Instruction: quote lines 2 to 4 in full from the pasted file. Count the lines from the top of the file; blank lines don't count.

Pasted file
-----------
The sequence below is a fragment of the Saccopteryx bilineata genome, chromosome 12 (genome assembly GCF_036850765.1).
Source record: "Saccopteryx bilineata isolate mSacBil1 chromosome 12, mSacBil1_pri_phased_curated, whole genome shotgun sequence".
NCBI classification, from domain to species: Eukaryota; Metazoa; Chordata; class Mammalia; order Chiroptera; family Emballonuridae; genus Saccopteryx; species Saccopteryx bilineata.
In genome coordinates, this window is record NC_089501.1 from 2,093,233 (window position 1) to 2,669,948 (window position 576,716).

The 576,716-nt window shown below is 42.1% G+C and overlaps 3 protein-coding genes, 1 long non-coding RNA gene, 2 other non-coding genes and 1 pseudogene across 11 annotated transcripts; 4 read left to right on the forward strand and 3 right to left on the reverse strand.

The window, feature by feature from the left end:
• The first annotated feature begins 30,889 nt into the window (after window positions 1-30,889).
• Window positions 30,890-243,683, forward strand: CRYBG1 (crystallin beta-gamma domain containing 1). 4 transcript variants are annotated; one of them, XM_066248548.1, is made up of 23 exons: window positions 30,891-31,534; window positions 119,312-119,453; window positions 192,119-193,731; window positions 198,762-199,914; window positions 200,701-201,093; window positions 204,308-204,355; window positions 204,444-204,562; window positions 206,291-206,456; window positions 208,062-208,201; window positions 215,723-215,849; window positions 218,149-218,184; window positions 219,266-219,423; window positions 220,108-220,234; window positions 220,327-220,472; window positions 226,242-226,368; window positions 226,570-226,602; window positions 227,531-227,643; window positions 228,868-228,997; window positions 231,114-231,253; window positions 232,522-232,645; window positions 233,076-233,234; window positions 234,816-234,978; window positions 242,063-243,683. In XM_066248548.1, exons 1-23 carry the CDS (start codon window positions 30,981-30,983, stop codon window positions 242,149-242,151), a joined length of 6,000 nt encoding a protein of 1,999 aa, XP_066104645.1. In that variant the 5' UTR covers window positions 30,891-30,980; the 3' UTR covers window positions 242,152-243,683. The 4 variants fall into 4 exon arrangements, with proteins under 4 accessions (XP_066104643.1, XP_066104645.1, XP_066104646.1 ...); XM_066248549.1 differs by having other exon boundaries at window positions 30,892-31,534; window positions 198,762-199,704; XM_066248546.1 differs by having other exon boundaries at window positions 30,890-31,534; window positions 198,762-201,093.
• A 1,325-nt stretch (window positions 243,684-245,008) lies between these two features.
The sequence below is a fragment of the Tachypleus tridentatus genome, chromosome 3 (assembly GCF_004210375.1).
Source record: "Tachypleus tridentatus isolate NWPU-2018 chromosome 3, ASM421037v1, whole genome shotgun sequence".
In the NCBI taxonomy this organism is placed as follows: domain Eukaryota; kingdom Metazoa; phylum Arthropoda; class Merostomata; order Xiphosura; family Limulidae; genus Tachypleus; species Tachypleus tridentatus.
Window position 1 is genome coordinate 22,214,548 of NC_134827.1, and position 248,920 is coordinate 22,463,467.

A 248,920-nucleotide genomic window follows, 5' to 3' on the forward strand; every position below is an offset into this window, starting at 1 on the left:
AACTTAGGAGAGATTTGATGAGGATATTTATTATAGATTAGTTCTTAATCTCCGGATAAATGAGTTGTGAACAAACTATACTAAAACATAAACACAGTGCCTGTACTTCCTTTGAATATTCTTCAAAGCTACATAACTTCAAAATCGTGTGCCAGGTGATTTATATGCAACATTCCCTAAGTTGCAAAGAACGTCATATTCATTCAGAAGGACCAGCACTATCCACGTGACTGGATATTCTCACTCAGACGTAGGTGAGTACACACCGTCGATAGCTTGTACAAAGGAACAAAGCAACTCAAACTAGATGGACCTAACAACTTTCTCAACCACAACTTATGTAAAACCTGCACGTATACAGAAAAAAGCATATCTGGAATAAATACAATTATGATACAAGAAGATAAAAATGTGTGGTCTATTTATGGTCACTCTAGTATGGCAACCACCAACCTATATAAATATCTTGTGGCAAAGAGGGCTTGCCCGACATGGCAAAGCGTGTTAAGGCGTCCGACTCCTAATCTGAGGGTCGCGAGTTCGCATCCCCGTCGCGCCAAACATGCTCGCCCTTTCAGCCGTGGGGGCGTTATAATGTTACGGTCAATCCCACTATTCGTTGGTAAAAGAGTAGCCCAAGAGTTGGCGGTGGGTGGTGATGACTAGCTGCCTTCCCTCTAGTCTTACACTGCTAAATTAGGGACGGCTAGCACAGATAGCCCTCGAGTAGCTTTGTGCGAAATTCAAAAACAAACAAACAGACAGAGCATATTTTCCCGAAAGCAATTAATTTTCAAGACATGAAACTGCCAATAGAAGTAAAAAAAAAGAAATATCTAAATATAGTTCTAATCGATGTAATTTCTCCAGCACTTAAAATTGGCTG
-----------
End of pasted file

Source record: "Saccopteryx bilineata isolate mSacBil1 chromosome 12, mSacBil1_pri_phased_curated, whole genome shotgun sequence".
NCBI classification, from domain to species: Eukaryota; Metazoa; Chordata; class Mammalia; order Chiroptera; family Emballonuridae; genus Saccopteryx; species Saccopteryx bilineata.
In genome coordinates, this window is record NC_089501.1 from 2,093,233 (window position 1) to 2,669,948 (window position 576,716).